Kirstein says the goal was “an icy, mysterious feeling and, after testing in prep, we found that a cold cyan light gave us that look.” Once again, Kirstein and Day worked together to position LED lights around the house – hidden mainly by dancers. They then had two electrics with handheld LED’s that could light Regina and Aaron while staying out of the shot.
“Throughout this sequence, the lights transition from our dark, frozen look to an earthquake look, where lights start strobing on a timecode cue,” Kirstein continues. “This is followed by what we call Renaissance Mountain, where the dancers worship Regina as she almost glows with a bright amber warmth. The shot was inspired by Robby Muller’s fantastic cinematography in Wim Wenders’ The American Friend and Until the End of the World.”
Once the scene transitions back into the earthquake lighting cues, Kirstein says “it had to be timed with wind and shooting at 48 frames per second for the song’s finale. Reneé Rapp had to sing double speed for this section to make the lip-sync work while all the lights remained tied to the timecode,” he reveals. “Richard Guinness tented the house and ensured that those tents were big enough that we could send ‘streetlight’ in from outside and have it look natural. Andy [Day] put programmable moving lights in the tent to give the feeling of car headlights driving by that would light the actors and flare the lens during specific setups.”
For the musical sequence “World Burn,” two central locations were used: Regina’s house/bedroom and North Shore High. The creative team chose red for this sequence to represent the conflict Regina is setting in motion. It begins with a difficult Trinity shot, which opens on a large photograph of lips, tracks around the corner, enters Regina’s room, and tracks into a closeup of Regina singing in a small circular mirror. “Once again, we built stylized lighting into the set, mixing LED tubes and light ribbon to create a red silhouette look for Regina’s room,” Kirstein recalls. “Eric did incredible focus work, keeping Regina sharp in the mirror as we pushed in.”
Once the sequence moved into the high school, the action was centered in one of the hallways, for which Day replaced ceiling fixtures with custom LED tube light boxes. Wilkins programmed a series of strobes, flickers, red looks and red/white light chases that supported the shot’s feeling of danger and chaos. Robbins used the Trinity to do a 360-degree camera rotation while pushing through groups of fighting students, which transitioned from the musical 2.39 aspect ratio back to a total of 1.85. Kirstein shares that “we rarely had enough time to program, so Andy had to divide up responsibilities so that Gary could work on programming lighting cues for the next day’s work. After we finished shooting, we would review the cues and make any adjustments before we had to shoot the next day.”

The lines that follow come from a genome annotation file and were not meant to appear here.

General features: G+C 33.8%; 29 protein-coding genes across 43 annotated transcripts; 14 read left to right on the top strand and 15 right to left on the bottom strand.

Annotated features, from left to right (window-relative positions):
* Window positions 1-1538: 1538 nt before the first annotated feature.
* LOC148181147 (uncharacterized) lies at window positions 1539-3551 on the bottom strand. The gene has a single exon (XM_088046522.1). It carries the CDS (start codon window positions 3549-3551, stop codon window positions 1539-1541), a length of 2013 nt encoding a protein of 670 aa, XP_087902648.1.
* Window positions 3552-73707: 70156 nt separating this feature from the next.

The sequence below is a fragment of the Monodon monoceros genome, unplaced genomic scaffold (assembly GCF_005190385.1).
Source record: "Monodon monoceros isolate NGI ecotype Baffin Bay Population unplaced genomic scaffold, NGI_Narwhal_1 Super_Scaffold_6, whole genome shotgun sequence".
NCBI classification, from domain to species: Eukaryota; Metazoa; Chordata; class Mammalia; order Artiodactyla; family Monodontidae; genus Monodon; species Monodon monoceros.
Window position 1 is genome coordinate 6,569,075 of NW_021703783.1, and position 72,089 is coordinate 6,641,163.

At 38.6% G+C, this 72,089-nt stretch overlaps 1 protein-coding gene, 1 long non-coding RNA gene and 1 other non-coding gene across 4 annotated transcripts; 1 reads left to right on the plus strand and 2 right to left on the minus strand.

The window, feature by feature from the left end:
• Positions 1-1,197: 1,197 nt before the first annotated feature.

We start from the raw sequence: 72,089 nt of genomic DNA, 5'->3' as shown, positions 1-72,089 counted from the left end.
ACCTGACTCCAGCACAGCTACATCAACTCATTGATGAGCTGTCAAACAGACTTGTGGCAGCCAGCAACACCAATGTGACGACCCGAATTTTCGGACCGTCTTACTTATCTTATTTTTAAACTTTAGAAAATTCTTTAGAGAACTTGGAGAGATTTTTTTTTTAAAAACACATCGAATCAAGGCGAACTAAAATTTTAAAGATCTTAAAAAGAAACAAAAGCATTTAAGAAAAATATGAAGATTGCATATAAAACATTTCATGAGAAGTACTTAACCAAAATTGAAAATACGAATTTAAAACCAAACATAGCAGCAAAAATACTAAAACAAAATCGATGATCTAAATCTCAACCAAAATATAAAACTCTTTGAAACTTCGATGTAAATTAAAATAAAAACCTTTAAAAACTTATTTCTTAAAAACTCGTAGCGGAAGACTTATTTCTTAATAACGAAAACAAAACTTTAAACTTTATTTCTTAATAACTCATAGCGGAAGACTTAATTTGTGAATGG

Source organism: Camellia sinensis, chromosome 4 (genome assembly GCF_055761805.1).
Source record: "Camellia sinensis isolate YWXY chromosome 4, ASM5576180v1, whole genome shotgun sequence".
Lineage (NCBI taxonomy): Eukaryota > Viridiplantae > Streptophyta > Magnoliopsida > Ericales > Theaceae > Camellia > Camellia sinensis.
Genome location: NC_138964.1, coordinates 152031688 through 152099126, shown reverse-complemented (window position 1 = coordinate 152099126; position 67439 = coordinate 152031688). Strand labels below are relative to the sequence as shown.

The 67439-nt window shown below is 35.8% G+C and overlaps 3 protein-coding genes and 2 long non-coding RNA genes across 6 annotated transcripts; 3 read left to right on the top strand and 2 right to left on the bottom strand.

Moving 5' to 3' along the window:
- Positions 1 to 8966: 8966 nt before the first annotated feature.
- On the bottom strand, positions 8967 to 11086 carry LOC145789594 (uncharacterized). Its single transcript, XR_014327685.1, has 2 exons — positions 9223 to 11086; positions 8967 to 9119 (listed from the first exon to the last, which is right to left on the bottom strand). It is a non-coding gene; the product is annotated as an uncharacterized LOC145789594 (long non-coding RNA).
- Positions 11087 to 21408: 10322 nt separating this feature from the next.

One of the film’s high points is the song “I’d Rather Be Me” – another Steadicam oner from Robbins, who had to run full speed through the cafeteria while hitting precise marks and frames. Kirstein says that because “we see 360 throughout, we installed additional practical lighting in the lunchroom and hid other small units wherever we could. The shot continues from inside to outside, which required a six-stop iris pull from Gabriel Kolodny.”
As per the source material, the union camera, grip, and lighting teams had a lot of fun revisiting high school life. Just ask Ari Robbins about when Dolly Grip Belschner (aka “Mountain Man”) decided that protecting his operator’s flank – and getting a great shot – worked much better if he picked Robbins up and carried him backward. Everyone wishes they had a picture of Robbins’ legs still walking – on air – as he concentrated on the shot. Or when Eric Swanek and his son Tyler led the charge, urging all crew members to wear pink on Wednesdays (a dictum put forth by The Plastics in the story).
Good times aside, Kirstein says the latest version of Mean Girls required incredible commitment and coordination between every crewmember. “We were always short on time, but Andy, Richie, Eric, and 1st AD Colin MacLellan continually made sure they were looking ahead so that we were always prepared,” the DP concludes. “Besides their experience, one of our biggest assets was having our board operator, Gary, control almost every fixture on set. This meant we were able to change things quickly on-the-fly and respond to new ideas in real time. Likewise, Ari Robbins’ skill and flexibility on A-camera/Steadicam meant we could often nail shots quickly, try different versions, and capture ephemeral moments. Even at the most difficult times, the crew made this film a joy to work on.”